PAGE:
|ED POL/HISTORY 412 (Also meets U.S./European History)||3|
|Total Credits 120|
Physical Education Advising
Prospective off-campus and on-campus physical education students will meet with Dan Timm in the Department of Kinesiology. Students considering physical education should schedule an appointment with Dr. Timm, email@example.com, or call 608-262-0259, as soon as possible. Pre-declaration advising is conducted by the Department of Kinesiology and staff in the School of Education Student Services office, see below.
Students with either a pre-certification (PED) or certification (BSPE) classification are required to meet with their department advisor at least once per semester. Mandatory advising meetings are conducted every semester, just before enrollment begins for the following semester.
School of Education Advising
Academic Advising in the School of Education
Dedicated to supporting and promoting student success, Academic Advisors are here to assist students with the adjustment to college, understanding their degree and career goals, and connecting them to resources. Advisors support prospective and current School of Education students in all programs through:
- course selection
- mentoring and advocacy for underrepresented and international students
- understanding degree requirements and progression
- interpreting academic policies
- helping students recognize their strengths and suggesting ways to expand their skills
- expanding learning through activities such as study abroad, volunteering/work/internship, and by assuming leadership roles
To schedule an appointment: Current students can schedule an appointment online through the Starfish app in MyUW. Appointments can also be made through email at firstname.lastname@example.org, by calling 608-262-1651, or in person.
Career Advising in the School of Education
The School of Education Career Center provides students with the knowledge needed for connecting their classroom experiences with real-world application to develop skills needed to navigate the ever-changing world of work. Through individual appointments, events, courses, and online resources, the Career Center provides students and alumni with the tools needed to be successful in their career development.
Career and Internship Advisors are prepared to help students with:
- Exploration of career and academic pathways
- Cover letters
- Job/Internship search
- Interview preparation
- Mock interviews
- Graduate school search, applications and decisions
- Negotiating job or internship offers
- Professional networking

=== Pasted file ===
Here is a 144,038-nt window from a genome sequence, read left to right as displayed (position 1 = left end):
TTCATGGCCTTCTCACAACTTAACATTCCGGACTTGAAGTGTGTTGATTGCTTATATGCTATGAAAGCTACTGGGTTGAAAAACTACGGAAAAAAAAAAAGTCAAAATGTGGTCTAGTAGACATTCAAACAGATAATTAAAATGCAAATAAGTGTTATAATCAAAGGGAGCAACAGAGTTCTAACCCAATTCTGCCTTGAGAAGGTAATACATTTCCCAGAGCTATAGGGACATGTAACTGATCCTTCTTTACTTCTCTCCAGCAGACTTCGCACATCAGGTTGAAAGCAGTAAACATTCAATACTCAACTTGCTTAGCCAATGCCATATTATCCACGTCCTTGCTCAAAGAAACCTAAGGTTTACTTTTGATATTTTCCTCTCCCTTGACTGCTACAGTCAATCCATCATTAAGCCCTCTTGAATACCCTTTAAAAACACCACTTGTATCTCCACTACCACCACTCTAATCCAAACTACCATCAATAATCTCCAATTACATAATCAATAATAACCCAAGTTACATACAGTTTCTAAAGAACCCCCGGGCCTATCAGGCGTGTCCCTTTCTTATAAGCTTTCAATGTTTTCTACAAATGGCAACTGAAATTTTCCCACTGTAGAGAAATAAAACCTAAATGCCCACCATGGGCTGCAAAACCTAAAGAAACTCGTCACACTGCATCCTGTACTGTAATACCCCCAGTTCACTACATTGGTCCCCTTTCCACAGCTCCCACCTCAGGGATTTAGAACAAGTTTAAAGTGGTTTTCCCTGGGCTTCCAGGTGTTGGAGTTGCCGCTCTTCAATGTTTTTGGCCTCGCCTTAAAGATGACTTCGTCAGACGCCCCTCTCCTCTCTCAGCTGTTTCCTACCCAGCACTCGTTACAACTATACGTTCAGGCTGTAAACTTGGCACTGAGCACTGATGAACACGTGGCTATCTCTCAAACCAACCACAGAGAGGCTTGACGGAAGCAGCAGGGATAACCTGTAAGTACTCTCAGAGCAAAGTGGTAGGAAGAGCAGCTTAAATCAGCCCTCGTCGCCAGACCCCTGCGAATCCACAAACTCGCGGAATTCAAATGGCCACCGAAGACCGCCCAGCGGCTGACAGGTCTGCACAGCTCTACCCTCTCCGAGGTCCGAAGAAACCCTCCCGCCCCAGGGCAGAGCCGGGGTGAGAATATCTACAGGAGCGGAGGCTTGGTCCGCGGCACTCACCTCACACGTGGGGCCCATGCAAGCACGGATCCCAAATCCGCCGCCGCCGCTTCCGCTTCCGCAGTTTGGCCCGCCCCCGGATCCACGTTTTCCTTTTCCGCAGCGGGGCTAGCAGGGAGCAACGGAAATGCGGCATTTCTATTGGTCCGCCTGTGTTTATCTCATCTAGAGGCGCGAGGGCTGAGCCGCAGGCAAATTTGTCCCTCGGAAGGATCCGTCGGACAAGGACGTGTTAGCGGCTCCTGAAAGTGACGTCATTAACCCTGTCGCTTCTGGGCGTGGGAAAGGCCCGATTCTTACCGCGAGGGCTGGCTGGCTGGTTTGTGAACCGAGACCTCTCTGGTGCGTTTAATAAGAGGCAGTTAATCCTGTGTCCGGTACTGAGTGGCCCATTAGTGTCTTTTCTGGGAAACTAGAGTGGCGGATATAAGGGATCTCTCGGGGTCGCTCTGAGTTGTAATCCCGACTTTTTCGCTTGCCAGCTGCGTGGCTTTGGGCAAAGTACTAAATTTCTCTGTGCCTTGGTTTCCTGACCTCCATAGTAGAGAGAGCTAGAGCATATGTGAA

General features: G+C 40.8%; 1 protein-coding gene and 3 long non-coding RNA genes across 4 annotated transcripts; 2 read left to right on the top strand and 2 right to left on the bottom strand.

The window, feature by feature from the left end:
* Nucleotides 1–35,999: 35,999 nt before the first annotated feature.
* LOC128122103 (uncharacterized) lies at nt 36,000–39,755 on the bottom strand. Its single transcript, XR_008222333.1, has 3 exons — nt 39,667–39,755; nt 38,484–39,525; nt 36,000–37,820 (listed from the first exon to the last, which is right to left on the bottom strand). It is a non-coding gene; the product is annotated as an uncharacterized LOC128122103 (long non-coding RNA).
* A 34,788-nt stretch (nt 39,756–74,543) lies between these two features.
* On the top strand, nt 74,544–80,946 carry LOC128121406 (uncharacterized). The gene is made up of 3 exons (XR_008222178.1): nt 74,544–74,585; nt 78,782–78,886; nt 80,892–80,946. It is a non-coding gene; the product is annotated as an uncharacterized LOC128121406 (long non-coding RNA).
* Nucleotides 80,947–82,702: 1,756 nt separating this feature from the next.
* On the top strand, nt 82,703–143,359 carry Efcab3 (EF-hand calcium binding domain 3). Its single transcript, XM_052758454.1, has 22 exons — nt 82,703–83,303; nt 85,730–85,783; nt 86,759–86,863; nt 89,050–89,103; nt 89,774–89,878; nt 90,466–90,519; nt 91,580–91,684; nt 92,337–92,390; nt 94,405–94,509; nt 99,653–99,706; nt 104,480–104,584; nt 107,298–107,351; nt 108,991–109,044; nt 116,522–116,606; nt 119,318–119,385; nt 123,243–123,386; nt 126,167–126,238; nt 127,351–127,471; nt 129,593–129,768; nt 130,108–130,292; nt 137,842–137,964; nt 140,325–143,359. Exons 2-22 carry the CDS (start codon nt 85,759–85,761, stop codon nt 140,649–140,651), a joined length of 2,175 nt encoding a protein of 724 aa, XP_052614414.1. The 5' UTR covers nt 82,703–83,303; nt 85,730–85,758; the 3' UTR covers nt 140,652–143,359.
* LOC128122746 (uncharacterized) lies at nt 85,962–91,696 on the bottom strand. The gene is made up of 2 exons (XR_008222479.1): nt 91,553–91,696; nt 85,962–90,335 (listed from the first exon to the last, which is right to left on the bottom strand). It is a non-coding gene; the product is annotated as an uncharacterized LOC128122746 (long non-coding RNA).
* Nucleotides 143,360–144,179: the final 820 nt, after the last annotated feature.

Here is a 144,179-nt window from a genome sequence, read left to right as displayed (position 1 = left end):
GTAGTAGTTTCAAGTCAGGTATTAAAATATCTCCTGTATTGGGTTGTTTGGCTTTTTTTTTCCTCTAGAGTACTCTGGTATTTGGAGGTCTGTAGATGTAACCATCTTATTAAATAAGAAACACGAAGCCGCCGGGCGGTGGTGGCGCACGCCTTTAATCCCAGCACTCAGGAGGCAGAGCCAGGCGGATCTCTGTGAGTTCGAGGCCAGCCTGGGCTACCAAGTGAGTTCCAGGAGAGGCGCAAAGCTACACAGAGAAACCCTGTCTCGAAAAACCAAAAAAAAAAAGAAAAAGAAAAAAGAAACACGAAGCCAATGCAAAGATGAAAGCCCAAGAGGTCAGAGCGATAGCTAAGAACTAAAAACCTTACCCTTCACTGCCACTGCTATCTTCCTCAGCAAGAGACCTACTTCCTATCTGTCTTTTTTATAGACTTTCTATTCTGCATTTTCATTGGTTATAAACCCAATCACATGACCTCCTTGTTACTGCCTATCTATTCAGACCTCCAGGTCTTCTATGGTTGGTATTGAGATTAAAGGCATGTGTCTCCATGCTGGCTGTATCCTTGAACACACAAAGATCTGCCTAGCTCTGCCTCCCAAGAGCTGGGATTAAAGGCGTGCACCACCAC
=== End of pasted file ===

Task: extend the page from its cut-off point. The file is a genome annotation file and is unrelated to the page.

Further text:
- Connecting with employers
Students are encouraged to meet with their Career and Internship Advisor early in their college experience to take full advantage of the resources and support available.
To make an appointment: log into Starfish from the MyUW dashboard.
The Wisconsin Experience
UW–Madison’s vision for the total student experience, the Wisconsin Experience, combines learning in and out of the classroom. Tied to the Wisconsin Idea and steeped in long-standing institutional values—the commitment to the truth, shared participation in decision-making, and service to local and global communities—the Wisconsin Experience describes how students develop and integrate these core values across their educational experience.
UW–Madison encourages students to mindfully engage in four core concepts throughout their time on campus: Empathy & Humility, Relentless Curiosity, Intellectual Confidence, and Purposeful Action.
Since its inception the School of Education has embraced the concepts of the Wisconsin Experience, providing opportunities for students to learn in venues beyond the traditional classroom. Our students also independently seek out related activities and experiences, thus creating their own unique Wisconsin Experience.
Physical Education and the Wisconsin Experience
On-Campus Activities and Experiences
Smartphone App Development - Physical education staff and students recently partnered with experts in the academic technology department to create a smartphone app, "EnCourage." The app provides hundreds of team-building activities for use by teachers, coaches, and anyone trying to develop teamwork with groups. Its development was one of the School of Education Innovation Projects, "Social and Emotional Learning in Physical Education."